Washington Nationals outfielder Elijah Dukes seems to be making an effort to put his problems behind him, but the troubled ballplayer certainly has not been a poster boy for fatherhood. Nevertheless, there’s something noteworthy about the latest in his financial battle with his ex-wife. From Dukes Faces Possible Jail Time for Legal Fees (Washington Post, 5/29/09):
Hillsborough (Fla.) Circuit Court Judge Mark Wolfe on Friday ordered that [Washington Nationals outfielder Elijah] Dukes, 24, must pay $39,767 in outstanding legal fees for his estranged wife’s attorneys. If he doesn’t make the payment by June 5 at 5 p.m., he could face 90 days in jail.
Dukes did not attend today’s hearing, which came after attorneys for NiShea Dukes filed a motion for civil contempt, a means to claim unpaid fees. Dukes, with a history of legal trouble, faced a similarly-sized debt — and a similar threat for jail time — in January. Then, however, he was responsible for some $40,000 in unpaid child support and alimony payments. Dukes avoided jail by making the payments. “He waited last time until the very last second to make the payment, and I’m sure this time will be no different,” said Rick Escobar, an attorney who represents NiShea Dukes… Dukes’s attorney, Grady Irvin, said that his client would make the payment and avoid jail time. The Nationals, who are paying Dukes $411,500 this season, currently deduct a monthly sum from his salary and allocate it for child support. NiShea Dukes has three children with Elijah… “Listen, Elijah is having a pretty good season,” Irvin said. “He is doing well. He is current on his child support. His wife, NiShea, will go to any length to smear him. She won’t even grant a divorce. Elijah has been trying to get a divorce. All this is over attorney’s fees. This is not child support. If Elijah Dukes isn’t paying child support, it’s a different story.”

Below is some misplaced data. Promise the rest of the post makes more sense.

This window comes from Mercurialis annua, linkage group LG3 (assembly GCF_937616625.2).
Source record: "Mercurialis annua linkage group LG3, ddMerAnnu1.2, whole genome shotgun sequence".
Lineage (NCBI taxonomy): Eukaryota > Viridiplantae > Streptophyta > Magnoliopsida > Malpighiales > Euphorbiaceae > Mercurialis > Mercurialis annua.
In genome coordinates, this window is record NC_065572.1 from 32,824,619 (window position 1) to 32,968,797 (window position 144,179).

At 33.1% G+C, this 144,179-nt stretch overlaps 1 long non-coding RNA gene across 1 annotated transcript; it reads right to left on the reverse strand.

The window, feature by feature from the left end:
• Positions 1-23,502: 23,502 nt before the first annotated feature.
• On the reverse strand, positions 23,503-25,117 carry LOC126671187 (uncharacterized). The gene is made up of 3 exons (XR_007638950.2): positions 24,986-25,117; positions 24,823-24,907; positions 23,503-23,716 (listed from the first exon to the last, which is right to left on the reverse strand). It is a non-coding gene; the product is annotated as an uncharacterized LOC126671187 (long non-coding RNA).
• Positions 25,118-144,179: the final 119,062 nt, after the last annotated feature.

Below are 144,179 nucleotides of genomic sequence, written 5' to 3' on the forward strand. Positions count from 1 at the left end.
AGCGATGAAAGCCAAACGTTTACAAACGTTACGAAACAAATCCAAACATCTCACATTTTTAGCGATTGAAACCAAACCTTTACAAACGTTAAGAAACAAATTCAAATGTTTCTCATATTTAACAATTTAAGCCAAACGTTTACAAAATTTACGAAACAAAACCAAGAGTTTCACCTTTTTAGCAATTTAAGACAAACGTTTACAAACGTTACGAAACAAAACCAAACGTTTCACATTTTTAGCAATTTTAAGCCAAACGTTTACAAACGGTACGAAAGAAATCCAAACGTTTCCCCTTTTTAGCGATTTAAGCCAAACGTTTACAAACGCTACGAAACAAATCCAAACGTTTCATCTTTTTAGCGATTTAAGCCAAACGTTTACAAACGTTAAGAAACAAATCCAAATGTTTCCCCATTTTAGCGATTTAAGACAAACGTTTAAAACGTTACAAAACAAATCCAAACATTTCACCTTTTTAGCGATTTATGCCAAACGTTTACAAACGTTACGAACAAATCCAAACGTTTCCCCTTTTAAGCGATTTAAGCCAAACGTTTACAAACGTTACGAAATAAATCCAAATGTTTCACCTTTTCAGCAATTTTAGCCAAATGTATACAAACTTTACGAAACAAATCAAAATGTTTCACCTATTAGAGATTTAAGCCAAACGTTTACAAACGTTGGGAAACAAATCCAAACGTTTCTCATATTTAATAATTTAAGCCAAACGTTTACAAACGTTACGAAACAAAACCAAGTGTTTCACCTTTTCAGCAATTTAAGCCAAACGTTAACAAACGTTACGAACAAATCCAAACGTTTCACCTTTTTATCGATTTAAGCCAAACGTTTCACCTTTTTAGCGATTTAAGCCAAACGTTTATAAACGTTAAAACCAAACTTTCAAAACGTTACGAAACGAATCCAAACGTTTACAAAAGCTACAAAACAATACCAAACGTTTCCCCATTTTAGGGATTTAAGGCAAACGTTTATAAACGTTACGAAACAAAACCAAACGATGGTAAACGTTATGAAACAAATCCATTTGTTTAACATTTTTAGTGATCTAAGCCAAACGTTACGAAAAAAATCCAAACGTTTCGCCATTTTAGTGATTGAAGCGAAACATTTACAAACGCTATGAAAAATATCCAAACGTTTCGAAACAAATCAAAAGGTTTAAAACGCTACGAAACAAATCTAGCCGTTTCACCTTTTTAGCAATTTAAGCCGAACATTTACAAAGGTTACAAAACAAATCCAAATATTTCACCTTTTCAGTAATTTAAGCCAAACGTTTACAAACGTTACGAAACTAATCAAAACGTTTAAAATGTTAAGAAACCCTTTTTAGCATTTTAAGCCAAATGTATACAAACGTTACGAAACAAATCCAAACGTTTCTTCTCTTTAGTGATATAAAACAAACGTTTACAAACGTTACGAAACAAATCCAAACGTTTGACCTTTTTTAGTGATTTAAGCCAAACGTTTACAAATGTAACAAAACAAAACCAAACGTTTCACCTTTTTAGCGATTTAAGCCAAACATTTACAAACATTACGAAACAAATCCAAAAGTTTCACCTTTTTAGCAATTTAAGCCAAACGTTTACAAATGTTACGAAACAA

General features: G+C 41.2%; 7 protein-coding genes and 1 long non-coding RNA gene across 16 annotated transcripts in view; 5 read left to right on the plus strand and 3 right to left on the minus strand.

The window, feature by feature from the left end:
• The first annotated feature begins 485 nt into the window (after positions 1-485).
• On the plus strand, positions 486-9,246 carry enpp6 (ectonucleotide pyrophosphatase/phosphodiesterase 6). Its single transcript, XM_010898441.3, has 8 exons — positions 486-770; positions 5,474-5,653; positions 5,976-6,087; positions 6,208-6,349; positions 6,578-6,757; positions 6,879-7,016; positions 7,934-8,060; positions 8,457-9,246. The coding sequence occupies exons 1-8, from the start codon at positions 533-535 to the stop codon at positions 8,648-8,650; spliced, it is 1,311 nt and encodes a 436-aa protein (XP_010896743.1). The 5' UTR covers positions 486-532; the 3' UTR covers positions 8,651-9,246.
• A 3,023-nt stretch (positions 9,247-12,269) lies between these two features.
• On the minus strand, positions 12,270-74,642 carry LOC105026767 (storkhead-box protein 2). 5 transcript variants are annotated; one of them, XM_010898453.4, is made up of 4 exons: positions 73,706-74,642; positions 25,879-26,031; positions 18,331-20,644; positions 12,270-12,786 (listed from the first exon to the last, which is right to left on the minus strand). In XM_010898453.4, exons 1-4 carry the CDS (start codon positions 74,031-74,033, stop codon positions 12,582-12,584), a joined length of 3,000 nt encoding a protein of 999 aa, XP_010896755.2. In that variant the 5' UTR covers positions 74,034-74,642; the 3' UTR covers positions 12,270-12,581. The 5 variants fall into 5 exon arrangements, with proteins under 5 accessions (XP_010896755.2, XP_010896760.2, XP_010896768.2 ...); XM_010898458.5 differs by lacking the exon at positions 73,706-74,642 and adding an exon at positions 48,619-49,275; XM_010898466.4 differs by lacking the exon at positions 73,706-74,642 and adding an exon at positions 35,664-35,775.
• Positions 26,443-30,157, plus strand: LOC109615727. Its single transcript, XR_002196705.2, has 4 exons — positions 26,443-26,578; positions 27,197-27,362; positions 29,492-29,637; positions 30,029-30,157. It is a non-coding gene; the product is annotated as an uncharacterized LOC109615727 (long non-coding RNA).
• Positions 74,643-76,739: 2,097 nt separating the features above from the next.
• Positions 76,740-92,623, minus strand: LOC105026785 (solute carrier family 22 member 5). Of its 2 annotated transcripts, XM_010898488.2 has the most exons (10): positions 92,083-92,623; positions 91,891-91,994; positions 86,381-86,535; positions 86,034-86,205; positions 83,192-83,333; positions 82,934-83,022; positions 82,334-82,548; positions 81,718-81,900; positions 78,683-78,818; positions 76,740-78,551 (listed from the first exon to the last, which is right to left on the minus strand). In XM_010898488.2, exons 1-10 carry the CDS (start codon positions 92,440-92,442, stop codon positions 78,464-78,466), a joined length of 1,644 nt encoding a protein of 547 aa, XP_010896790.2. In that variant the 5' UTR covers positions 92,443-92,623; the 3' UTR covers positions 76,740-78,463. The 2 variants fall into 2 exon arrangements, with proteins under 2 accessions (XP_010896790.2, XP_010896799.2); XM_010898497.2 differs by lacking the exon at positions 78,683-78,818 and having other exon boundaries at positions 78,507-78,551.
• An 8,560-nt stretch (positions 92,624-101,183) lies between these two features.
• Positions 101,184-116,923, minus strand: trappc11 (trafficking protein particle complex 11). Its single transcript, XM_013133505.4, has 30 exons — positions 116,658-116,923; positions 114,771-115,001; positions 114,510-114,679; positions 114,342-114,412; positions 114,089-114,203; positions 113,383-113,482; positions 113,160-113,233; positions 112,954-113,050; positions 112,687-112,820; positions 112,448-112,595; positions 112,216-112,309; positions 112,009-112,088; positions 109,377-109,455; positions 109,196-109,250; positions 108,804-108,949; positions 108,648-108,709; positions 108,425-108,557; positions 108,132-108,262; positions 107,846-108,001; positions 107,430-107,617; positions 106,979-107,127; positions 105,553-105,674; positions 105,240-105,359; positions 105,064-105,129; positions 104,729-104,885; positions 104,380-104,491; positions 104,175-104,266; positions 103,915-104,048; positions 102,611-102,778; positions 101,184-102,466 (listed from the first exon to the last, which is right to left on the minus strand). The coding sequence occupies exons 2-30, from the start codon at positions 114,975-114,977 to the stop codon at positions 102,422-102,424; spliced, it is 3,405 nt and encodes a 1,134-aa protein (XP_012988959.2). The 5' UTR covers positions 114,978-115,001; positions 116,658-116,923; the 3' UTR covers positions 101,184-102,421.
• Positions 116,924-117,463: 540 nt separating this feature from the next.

I don’t know if Dukes’ attorney’s version of the story is accurate or not, but this business of jailing men for not paying their ex-wife’s attorneys’ fees is troubling for several reasons. One, of course, is that the attorneys’ task is usually to minimize the father’s role in his children’s lives as much as possible. Dads are thus compelled to pay to have someone demean them as fathers and drive them away from their children. Another is that when the attorney has a high-earner on the hook, he’ll drag the case out and pad his bills. Dukes’ attorney claims the ex-wife’s attorney is doing this here. I don’t know if this is true, but I’ve certainly seen it in many cases. Readers may recall that this was an issue in the case of one Fathers & Families member whose case was recently profiled on the front page of the Boston Globe. The gentleman is in the real estate business and fell behind on his child support. He was jailed for 30 days for being behind on his child support and the money he owed his ex-wife’s attorney–to read more, click here.